(v) the applicant's payroll, salaries, benefits and number of jobs at the facility for which a recharge New York power allocation is requested;
(vi) the number of jobs that will be created or retained within the state in relation to the requested recharge New York power allocation, and the extent to which the applicant will agree to commit to creating or retaining such jobs as a condition to receiving a recharge New York power allocation;
(vii) whether the applicant, due to the cost of electricity, is at risk of closing or curtailing facilities or operations in the state, relocating facilities or operations out of the state, or losing a significant number of jobs in the state, in the absence of a recharge New York power allocation;
(viii) the significance of the applicant's facility, that would receive the recharge New York power allocation, to the economy of the area in which such facility is located;
(ix) the extent to which the applicant has invested in energy efficiency measures, will agree to participate in or perform energy audits of its facilities, will agree to participate in energy efficiency programs of the authority, or will commit to implement or otherwise make tangible investments in energy efficiency measures as a condition to receiving a recharge New York power allocation;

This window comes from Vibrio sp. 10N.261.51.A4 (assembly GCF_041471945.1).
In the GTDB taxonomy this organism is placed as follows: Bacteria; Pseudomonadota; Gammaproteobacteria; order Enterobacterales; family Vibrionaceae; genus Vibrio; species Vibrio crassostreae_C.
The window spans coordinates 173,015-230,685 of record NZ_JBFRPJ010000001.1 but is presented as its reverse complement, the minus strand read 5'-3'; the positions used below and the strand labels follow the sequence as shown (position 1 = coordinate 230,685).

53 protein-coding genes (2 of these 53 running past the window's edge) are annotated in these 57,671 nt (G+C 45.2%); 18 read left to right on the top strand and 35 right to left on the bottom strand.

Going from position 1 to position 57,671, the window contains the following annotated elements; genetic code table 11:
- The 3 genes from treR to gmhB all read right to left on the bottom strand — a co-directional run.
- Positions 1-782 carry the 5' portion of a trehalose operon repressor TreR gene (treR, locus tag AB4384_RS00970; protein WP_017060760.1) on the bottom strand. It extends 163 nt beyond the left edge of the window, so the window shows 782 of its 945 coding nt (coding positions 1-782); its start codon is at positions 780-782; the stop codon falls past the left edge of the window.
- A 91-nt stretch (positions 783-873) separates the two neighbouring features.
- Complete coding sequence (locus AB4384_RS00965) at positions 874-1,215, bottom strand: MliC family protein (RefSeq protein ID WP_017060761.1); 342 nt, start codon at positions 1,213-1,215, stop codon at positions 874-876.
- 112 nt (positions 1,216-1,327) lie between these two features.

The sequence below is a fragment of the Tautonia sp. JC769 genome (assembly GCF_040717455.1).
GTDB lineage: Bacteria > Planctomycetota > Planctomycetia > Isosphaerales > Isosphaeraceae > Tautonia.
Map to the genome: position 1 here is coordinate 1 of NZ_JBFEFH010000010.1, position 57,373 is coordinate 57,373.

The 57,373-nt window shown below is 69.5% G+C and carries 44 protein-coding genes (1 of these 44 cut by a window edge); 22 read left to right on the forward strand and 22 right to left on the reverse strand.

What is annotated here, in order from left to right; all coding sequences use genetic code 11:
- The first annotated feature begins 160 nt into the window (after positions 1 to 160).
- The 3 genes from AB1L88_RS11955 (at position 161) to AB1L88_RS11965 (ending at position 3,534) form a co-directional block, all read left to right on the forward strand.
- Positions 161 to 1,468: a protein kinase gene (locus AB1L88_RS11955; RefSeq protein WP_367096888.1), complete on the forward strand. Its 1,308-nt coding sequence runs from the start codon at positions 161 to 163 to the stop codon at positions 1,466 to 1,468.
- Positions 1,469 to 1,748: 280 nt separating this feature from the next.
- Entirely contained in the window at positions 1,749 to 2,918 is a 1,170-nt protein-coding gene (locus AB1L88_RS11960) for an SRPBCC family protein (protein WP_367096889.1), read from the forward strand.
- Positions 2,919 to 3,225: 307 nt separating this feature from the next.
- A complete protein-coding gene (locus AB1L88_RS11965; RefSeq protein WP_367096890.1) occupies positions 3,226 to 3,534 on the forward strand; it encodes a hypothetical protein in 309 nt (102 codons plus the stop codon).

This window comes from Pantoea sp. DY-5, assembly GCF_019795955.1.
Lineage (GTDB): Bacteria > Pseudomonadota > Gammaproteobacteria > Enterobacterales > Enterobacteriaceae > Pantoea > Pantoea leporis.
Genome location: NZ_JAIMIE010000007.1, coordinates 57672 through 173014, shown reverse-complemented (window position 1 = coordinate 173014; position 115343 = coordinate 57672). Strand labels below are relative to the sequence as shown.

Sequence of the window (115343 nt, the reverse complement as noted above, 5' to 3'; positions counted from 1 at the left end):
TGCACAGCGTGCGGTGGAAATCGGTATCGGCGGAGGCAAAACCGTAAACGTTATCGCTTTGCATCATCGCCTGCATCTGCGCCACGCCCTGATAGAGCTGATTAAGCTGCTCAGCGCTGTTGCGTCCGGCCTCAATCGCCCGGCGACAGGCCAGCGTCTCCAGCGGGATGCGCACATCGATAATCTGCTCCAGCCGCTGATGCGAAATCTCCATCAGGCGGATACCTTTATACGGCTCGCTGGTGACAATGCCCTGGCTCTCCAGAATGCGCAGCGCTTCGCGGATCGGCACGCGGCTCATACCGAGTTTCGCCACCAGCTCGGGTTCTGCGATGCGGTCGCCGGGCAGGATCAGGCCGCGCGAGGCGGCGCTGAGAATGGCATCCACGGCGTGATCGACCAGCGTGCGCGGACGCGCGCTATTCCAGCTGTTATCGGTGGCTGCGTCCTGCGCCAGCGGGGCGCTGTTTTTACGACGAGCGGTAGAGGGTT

(x) whether the applicant receives a hydroelectric power allocation or benefits supported by the sale of hydroelectric power under another program administered in whole or in part by the authority;
(xi) the extent to which a recharge New York power allocation will result in an advantage for an applicant in relation to the applicant’s competitors within the state; and
(xii) in addition to the foregoing criteria, in the case of a not-for-profit corporation, whether the applicant provides critical services or substantial benefits to the local community in which the facility for which the allocation is requested is located.”
Based on the evaluation of these criteria, staff scored and ranked the applicants. Staff’s recommendations also considered the scores of criteria numbers three and eight given by each REDC to each applicant in its region. All recommended RNY allocations are based on a composite of staff’s and REDC’s scoring. Allocations were recommended for those applicants who scored the highest under this evaluation process.
In arriving at the recommended amount of each RNY allocation, staff attempted to maximize the economic benefits of low-cost Authority hydropower – the critical state asset at the core of the RNY program. To do so, staff recommended allocation amounts for each applicant with the goals of expanding participation in the program while also assuring that each recipient receives a meaningful allocation.